### Special Relativity with Geometric Algebra - Electromagnetism

Electromagnetism is most often described using Maxwell's equations in vector form. In Geometric Algebra these can be expressed as a single equation and a field that unifies the electric and magnetic fields. This also makes it very easy to combine our results from Special Relativity with Electromagnetism.

There are already a lot of resources showing how to do Electromagnetism with GA. Here are a couple of short ones that get the essence if you are interested:$E$ and$B$ using the bivectors that square to$+1$ (${e}_{tx},{e}_{ty},{e}_{tz}$ corresponding to each direction in space) and that they can be combined into a single bivector field$F$ called the Faraday field in the following way:

- av8n article
- Last part of A Swift Introduction to Geometric Algebra by Sudgy

Because the magnetic bivector field is multiplied by the pseudoscalar$I$ , in general$F$ contains all bivectors in the algebra.

In the next part we will investigate an electric field as seen by an observer moving orthogonal to it.

#### Electric field seen by observer moving orthogonal to it

_{Figure 1 - Blue: Rest frame. Purple: Moving observer's frame. Red: Electric field in x direction of rest frame. Pink: Rotor from rest frame to moving observer's frame.}

Let's start with an ${E}_{x}$ in the$x$ direction

__electric field__$E$ with only a valueThe basis vectors for an observer moving relative to the field with rapidity${\phi}_{y}$ in the$y$ direction can be obtained with a passive transformation by applying a rotor to the basis vectors at rest.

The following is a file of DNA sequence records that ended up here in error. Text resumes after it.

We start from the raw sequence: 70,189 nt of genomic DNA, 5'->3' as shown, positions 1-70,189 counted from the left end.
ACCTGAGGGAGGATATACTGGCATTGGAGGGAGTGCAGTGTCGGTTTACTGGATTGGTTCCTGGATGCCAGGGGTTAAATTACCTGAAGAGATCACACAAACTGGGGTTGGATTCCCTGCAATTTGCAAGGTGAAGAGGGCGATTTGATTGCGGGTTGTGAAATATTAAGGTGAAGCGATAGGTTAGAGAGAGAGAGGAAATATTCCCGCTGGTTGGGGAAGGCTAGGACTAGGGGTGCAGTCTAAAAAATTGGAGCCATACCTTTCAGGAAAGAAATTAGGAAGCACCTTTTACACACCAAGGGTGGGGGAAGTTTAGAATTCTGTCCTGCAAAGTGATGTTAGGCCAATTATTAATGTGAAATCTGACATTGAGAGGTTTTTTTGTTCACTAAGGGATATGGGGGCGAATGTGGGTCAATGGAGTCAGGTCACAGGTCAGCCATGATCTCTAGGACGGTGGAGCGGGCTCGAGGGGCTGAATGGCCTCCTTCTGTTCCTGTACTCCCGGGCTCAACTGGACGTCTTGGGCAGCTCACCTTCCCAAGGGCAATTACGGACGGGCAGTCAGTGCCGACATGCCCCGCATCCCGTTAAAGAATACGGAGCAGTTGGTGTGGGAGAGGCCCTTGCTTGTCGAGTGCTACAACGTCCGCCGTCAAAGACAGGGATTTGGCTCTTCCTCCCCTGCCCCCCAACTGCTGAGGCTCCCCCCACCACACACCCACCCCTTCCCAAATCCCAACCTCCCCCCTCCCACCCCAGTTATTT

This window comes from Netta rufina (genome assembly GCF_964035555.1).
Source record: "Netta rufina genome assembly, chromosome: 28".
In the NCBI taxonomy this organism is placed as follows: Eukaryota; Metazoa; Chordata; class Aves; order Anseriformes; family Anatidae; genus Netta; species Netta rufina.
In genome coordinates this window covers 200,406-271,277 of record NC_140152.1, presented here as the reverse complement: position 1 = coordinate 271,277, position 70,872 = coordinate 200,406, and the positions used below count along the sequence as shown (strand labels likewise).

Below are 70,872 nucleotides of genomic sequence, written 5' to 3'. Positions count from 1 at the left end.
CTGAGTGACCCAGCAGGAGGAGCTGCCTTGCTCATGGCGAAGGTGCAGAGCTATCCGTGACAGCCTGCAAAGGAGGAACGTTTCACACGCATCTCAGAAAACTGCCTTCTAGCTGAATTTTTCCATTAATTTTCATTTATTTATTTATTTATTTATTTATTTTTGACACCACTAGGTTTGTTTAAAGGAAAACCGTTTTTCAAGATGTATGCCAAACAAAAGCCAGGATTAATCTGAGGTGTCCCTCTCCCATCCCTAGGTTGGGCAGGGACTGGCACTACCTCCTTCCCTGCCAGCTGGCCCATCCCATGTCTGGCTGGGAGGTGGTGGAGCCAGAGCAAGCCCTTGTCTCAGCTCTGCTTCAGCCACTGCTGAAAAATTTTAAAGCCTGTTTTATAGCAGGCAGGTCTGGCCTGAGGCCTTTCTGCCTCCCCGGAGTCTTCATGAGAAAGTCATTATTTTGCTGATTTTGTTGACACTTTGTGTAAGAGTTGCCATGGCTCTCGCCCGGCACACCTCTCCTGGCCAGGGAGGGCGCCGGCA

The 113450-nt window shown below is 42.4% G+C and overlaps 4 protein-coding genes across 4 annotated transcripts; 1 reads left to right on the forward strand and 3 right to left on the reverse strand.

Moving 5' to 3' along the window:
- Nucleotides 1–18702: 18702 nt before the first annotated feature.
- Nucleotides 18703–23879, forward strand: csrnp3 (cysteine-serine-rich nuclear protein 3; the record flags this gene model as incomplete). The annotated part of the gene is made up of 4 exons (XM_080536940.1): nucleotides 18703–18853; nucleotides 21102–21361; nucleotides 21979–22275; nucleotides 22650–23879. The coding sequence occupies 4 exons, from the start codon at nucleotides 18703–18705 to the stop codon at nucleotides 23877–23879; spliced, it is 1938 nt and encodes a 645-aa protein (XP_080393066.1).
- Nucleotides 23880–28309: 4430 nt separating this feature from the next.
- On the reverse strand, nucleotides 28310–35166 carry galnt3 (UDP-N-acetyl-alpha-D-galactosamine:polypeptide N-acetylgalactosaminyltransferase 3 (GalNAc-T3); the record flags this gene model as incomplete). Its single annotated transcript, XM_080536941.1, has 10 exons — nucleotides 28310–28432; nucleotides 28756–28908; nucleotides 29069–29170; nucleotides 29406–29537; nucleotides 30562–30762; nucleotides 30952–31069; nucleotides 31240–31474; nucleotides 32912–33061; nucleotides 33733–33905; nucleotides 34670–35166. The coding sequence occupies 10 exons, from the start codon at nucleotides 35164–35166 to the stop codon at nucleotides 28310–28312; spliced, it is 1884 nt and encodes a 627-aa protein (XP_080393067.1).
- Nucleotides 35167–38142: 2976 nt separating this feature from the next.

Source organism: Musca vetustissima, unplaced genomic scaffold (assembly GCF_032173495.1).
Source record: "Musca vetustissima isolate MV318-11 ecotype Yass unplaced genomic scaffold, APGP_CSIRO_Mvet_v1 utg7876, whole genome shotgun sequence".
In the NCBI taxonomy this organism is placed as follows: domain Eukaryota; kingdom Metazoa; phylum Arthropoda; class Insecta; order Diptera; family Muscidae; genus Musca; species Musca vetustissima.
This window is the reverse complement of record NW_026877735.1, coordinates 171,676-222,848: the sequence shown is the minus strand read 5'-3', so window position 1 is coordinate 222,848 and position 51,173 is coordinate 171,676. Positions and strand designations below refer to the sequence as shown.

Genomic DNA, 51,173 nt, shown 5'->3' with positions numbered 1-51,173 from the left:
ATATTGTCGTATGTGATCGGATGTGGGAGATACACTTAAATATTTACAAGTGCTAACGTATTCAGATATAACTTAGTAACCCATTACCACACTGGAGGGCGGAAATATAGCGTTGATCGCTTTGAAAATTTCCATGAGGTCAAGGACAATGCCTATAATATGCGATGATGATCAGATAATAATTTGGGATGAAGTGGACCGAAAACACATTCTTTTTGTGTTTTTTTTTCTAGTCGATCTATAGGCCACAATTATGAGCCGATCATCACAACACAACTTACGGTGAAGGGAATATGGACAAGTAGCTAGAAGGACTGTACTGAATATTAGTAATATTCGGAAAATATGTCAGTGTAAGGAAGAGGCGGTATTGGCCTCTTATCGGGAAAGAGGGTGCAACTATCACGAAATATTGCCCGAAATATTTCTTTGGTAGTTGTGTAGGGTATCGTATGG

The

__rotor__${R}_{y}$ transforms from the__rest frame__to the__moving observer's frame__. We can now measure the field with the reciprocal basis vectors of the moving frame to figure out how a moving observer sees the field.Before continuing with the algebra, let's take another look at the diagram. What would we expect to happen if we applied the rotor to the field? The bivector field lies in the TX plane. The rotor (hyperbolically) rotates between the T and the Y axis. So we would expect the resulting bivector field to have not only have a TX component but also an XY component.

We can also see this visually: the original XY plane was orthogonal to$E$ 's plane, but the XY' plane is not orthogonal anymore.

##### Reciprocal basis bivectors

Okay now for the algebra: because we are measuring bivectors and not vectors, we want to build reciprocal bivectors. For example to measure the XY component, we have a basis bivector${e}_{xy}$ and its corresponding reciprocal basis bivector is${e}^{xy}=-{e}_{xy}$ because$-{e}_{xy}\cdot {e}_{xy}=1$ .

We already established that the moving observer should see a field in the TX and the XY plane, so let's build the reciprocal basis bivectors for those.

##### Field measured by orthogonally moving observer

Taking the inner product of the field with the reciprocal basis bivectors yields

We can see the the TX component of the field gets stronger the faster the observer moves in the Y direction (both positive and negative). We also have an XY component. If we look back to how$F$ was defined we can see that this part comes from$IB$ , specifically the Z component of the magnetic field because${e}_{xy}=I{e}_{tz}$ . So a moving observer will also see a magnetic field perpendicular to both their movement direction and the electric field's direction.

#### Conclusion

We saw that the electromagnetic field is described by the faraday bivector field$F=E+IB$ . Then we looked at how an observer moving orthogonal to an electric field sees the field. We observed that the original electric field gets stronger, but we also saw that the observer measures a magnetic field in the direction orthogonal to both the movement direction and the original electric field.